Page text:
Ruth Orkin

Born in 1921 in Boston, Massachusetts. Orkin grew up in Hollywood where her mother was a silent-film actress. <br>
1939, Studied photojournalism at the Los Angeles City College<br>
1943, Served in the Women's Auxiliary Army Corps during World War II<br>
1943, Moved to New York City, began working as a nightclub photographer. She later became a successful freelance photographer, traveling all over the world and contributing to Life, Look, Ladies' Home Journal and other periodicals. <br>
In 1951, Life magazine sent her to Israel with the Israeli Philharmonic. Orkin then went to Italy, and it was in Florence where she met Nina Lee Craig, an art student and fellow American, who became the subject of “American Girl in Italy.” The photograph was part of a series originally titled “Don’t Be Afraid to Travel Alone” about what they encountered as women traveling alone in Europe after the war. <br>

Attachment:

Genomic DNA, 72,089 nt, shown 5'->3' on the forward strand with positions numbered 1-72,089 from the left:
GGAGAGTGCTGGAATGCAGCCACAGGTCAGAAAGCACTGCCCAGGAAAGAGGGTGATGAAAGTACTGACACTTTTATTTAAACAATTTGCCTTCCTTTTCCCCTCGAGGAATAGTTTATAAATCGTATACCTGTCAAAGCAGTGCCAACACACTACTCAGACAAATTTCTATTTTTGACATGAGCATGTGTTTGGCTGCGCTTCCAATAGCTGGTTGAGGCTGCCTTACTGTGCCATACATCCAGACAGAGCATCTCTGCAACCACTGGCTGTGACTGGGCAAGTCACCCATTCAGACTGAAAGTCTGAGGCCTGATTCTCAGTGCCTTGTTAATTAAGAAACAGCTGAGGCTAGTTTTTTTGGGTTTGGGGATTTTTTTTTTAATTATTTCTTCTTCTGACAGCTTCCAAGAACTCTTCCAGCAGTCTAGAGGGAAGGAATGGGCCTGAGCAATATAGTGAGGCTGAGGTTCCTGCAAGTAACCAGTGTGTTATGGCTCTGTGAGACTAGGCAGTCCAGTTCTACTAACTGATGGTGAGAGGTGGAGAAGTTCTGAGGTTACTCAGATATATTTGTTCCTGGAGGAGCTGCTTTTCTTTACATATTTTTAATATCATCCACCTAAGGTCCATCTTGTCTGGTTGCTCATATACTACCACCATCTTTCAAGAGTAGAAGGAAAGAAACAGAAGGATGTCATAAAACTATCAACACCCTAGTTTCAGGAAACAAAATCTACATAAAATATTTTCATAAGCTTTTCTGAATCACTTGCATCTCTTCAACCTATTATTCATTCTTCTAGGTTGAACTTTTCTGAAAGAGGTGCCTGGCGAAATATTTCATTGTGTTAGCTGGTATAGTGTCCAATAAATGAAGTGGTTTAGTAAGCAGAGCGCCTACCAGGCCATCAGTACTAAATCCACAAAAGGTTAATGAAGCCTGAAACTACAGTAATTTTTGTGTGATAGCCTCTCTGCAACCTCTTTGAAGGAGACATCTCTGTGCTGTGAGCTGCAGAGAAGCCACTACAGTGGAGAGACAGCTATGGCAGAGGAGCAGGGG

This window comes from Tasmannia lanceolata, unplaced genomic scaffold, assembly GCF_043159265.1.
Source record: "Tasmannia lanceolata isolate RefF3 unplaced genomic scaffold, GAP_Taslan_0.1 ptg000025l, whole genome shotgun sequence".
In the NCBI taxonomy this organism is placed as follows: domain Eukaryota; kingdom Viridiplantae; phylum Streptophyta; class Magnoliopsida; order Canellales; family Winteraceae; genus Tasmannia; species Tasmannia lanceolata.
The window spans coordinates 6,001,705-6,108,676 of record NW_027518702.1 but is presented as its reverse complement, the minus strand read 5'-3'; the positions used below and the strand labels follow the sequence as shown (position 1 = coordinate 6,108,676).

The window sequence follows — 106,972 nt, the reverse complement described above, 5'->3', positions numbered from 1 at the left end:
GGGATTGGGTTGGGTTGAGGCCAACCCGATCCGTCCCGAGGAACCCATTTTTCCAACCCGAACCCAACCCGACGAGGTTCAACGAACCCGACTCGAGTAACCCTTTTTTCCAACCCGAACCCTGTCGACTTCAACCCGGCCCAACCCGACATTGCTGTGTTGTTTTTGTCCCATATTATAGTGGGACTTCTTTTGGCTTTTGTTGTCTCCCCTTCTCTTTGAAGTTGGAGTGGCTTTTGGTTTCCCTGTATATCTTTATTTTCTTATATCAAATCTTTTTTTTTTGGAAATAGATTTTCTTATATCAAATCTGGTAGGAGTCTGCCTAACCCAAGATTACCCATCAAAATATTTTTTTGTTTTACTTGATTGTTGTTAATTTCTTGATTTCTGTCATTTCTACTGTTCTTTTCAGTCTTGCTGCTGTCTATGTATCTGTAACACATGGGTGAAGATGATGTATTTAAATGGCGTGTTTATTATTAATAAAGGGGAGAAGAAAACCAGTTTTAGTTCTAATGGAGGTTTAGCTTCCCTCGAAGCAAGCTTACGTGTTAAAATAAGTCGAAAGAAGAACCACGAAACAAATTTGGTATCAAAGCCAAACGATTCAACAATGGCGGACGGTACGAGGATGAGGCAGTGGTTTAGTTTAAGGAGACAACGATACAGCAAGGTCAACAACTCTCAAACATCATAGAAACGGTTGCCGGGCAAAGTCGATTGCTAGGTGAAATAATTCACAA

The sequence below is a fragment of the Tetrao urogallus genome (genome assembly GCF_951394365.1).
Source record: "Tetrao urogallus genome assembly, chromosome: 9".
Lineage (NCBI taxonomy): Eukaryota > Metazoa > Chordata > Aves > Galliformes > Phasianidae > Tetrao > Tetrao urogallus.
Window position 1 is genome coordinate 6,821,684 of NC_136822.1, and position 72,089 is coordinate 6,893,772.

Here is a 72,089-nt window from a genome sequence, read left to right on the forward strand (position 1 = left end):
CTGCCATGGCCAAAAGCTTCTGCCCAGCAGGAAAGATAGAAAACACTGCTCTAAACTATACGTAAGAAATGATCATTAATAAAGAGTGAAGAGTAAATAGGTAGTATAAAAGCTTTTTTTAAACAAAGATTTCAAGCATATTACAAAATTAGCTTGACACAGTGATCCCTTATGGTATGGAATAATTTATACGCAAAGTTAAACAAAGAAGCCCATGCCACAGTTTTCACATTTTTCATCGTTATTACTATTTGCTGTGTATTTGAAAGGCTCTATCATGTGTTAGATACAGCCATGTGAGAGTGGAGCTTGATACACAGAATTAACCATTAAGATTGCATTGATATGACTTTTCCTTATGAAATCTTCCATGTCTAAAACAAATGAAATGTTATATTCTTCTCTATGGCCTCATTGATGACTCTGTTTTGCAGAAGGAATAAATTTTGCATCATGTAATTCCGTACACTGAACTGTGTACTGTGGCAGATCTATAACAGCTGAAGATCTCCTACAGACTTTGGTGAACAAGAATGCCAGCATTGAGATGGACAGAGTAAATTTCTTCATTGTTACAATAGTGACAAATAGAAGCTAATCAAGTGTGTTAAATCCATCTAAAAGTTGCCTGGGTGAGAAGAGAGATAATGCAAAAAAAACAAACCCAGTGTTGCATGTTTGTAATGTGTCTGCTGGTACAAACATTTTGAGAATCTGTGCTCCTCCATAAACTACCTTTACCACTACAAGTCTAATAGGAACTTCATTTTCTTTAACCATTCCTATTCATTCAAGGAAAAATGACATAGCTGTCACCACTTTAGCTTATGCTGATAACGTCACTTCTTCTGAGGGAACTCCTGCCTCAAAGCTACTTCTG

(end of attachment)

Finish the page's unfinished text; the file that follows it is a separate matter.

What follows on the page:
In 1952, Married photographer, filmmaker and fellow Photo League member Morris Engel. Together they produced two feature films, including the classic “Little Fugitive” which was nominated for an Academy Award in 1953.<br>
In the 1970s, Orkin taught photography at the School of Visual Arts and the International Center of Photography. <br>
Orkin is best known for her naturalistic urban portrayals of Europeans and New Yorkers in the '40s, '50s and '60s, and for a series of photos she took from her New York City apartment with a view of Central Park (A World Through My Window, 1978 and More Pictures From My Window, 1983)